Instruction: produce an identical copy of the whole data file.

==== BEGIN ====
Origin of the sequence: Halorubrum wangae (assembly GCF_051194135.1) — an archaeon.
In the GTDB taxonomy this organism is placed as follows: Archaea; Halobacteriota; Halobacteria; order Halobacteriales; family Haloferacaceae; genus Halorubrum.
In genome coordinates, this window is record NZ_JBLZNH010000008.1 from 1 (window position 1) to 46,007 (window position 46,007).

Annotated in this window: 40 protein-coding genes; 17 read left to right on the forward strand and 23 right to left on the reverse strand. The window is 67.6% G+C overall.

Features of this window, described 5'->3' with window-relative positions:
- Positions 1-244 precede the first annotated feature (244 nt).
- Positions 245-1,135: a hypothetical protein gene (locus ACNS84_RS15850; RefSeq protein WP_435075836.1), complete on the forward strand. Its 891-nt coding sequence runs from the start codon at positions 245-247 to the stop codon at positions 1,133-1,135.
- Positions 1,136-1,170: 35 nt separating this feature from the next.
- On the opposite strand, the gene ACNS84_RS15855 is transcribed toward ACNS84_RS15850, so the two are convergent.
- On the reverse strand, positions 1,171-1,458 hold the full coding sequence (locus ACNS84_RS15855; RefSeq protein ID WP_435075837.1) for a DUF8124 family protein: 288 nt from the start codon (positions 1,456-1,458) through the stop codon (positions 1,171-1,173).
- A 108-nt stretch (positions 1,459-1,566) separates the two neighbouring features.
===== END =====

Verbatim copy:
Origin of the sequence: Halorubrum wangae (assembly GCF_051194135.1) — an archaeon.
In the GTDB taxonomy this organism is placed as follows: Archaea; Halobacteriota; Halobacteria; order Halobacteriales; family Haloferacaceae; genus Halorubrum.
In genome coordinates, this window is record NZ_JBLZNH010000008.1 from 1 (window position 1) to 46,007 (window position 46,007).

Annotated in this window: 40 protein-coding genes; 17 read left to right on the forward strand and 23 right to left on the reverse strand. The window is 67.6% G+C overall.

Features of this window, described 5'->3' with window-relative positions:
- Positions 1-244 precede the first annotated feature (244 nt).
- Positions 245-1,135: a hypothetical protein gene (locus ACNS84_RS15850; RefSeq protein WP_435075836.1), complete on the forward strand. Its 891-nt coding sequence runs from the start codon at positions 245-247 to the stop codon at positions 1,133-1,135.
- Positions 1,136-1,170: 35 nt separating this feature from the next.
- On the opposite strand, the gene ACNS84_RS15855 is transcribed toward ACNS84_RS15850, so the two are convergent.
- On the reverse strand, positions 1,171-1,458 hold the full coding sequence (locus ACNS84_RS15855; RefSeq protein ID WP_435075837.1) for a DUF8124 family protein: 288 nt from the start codon (positions 1,456-1,458) through the stop codon (positions 1,171-1,173).
- A 108-nt stretch (positions 1,459-1,566) separates the two neighbouring features.